Biofilm structural heterogeneity visualized by three microscopic methods
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The structural heterogeneity of a microbial biofilm was demonstrated by scanning electron microscopy, confocal scanning laser microscopy (CSLM), and cryoembedding followed by sectioning and microscopic examination. Biofilm was composed of a binary population of Pseudomonas aeruginosa and Klebsiella pneumoniae grown in a continuous flow annular reactor. The three microscopic methods provided a consistent picture of the biofilm as a non-uniform structure characterized by variable thickness and variable local cell and polymer densities. Significant changes in these parameters occurred in the biofilm over distances of 10 μm or less. Though the biofilm was several hundred microns thick in places, areas of bare substratum were also observed on the same sample coupon. Cell-free pores and channels in the biofilm interior were evident. Specific staining of cellular nucleic acids with ethidium bromide and extracellular polymeric substances (EPS) with calcofluor showed that cell and EPS distributions did not always overlap. The ethidium bromide-stained region was contained within the larger region of calcofluor staining; thus, some cell-free areas actually were filled with EPS. CSLM and cryoembedding approaches are superior to SEM in their ability to image the biofilm interior and in their potential to provide quantitative information.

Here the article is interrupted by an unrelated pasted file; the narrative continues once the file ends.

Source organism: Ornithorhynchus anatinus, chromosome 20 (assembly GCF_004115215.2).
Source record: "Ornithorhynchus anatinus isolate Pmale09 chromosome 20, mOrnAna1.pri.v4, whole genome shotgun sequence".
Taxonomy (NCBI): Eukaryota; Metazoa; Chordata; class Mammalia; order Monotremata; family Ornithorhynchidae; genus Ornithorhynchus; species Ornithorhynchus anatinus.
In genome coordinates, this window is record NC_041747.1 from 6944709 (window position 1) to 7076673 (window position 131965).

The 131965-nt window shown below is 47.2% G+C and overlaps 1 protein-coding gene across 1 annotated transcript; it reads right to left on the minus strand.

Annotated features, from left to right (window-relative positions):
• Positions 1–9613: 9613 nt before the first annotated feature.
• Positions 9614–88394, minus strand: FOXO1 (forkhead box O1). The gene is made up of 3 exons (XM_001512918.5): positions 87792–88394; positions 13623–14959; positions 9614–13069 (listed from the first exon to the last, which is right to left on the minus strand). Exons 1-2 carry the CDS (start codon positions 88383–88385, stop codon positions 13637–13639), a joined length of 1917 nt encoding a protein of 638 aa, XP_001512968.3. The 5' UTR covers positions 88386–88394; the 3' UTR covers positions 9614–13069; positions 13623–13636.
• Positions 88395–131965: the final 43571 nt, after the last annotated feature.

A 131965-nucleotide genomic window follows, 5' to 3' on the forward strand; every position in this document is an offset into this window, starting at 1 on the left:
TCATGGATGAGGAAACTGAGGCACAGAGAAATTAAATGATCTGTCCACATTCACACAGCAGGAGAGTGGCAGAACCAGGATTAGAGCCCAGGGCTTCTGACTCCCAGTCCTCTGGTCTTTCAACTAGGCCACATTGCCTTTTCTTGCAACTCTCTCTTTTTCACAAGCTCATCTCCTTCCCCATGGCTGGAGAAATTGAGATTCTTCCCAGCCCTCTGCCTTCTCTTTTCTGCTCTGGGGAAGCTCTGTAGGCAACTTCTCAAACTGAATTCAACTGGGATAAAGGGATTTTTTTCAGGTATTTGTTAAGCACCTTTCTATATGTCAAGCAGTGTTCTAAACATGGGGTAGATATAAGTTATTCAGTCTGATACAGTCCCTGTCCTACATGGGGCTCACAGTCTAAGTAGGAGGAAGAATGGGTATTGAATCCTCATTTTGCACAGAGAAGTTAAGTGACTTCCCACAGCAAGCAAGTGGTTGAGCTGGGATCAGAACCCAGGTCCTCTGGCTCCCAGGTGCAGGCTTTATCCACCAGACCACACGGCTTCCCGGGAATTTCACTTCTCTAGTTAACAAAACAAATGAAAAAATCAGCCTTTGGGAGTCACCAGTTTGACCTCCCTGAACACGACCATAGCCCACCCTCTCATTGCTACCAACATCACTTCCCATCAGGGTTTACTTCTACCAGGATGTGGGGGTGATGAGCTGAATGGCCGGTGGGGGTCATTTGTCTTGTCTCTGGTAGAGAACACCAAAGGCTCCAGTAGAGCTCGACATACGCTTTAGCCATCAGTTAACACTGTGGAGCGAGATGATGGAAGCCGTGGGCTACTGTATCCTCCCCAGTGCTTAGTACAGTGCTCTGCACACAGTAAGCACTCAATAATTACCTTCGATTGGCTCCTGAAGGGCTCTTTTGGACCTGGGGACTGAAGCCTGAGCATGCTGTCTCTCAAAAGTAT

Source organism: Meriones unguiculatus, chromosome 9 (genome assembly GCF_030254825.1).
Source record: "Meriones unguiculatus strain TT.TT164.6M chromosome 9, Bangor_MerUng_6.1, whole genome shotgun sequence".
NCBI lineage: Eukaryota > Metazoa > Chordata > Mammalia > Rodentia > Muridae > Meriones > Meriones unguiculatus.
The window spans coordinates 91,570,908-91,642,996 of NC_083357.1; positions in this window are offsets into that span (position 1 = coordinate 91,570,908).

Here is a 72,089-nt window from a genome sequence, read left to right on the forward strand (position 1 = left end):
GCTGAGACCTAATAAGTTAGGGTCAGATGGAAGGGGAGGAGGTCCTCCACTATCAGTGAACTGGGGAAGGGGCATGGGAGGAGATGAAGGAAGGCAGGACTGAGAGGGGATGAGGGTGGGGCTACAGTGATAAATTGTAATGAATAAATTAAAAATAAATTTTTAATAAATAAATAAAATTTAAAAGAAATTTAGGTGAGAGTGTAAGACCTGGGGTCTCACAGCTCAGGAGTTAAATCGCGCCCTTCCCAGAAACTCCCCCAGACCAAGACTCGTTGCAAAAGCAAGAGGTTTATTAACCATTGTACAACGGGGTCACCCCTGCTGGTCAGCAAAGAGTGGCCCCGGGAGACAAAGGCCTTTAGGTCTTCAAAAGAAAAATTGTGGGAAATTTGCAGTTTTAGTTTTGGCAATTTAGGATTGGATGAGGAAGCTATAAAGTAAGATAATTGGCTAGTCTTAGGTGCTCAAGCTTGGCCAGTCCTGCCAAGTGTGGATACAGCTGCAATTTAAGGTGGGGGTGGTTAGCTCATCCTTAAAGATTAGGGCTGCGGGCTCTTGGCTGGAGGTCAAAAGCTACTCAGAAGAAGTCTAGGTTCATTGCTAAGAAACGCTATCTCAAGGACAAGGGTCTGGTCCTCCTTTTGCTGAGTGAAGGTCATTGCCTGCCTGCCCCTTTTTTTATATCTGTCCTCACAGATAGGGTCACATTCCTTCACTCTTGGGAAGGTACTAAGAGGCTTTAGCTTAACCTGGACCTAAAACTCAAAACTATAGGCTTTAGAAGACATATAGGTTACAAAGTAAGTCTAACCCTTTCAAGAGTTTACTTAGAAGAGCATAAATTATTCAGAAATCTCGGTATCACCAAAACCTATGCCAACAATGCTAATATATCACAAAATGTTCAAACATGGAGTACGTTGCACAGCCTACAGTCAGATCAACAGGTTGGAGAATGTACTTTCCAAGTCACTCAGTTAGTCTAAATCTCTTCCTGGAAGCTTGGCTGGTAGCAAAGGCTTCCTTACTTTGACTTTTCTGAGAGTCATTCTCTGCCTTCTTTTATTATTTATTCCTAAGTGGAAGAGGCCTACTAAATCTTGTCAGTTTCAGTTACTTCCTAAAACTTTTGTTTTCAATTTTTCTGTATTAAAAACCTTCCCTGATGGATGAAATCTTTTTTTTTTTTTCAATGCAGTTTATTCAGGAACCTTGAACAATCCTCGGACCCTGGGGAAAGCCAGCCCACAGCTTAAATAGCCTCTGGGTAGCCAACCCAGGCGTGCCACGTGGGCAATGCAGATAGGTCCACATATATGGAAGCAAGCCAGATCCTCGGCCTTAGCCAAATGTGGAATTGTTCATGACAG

Stewart, Philip S., Ricardo Murga, Rohini Srinivasan, and Dirk de Beer. “Biofilm Structural Heterogeneity Visualized by Three Microscopic Methods.” Water Research 29, no. 8 (August 1995): 2006–2009. doi:10.1016/0043-1354(94)00339-9.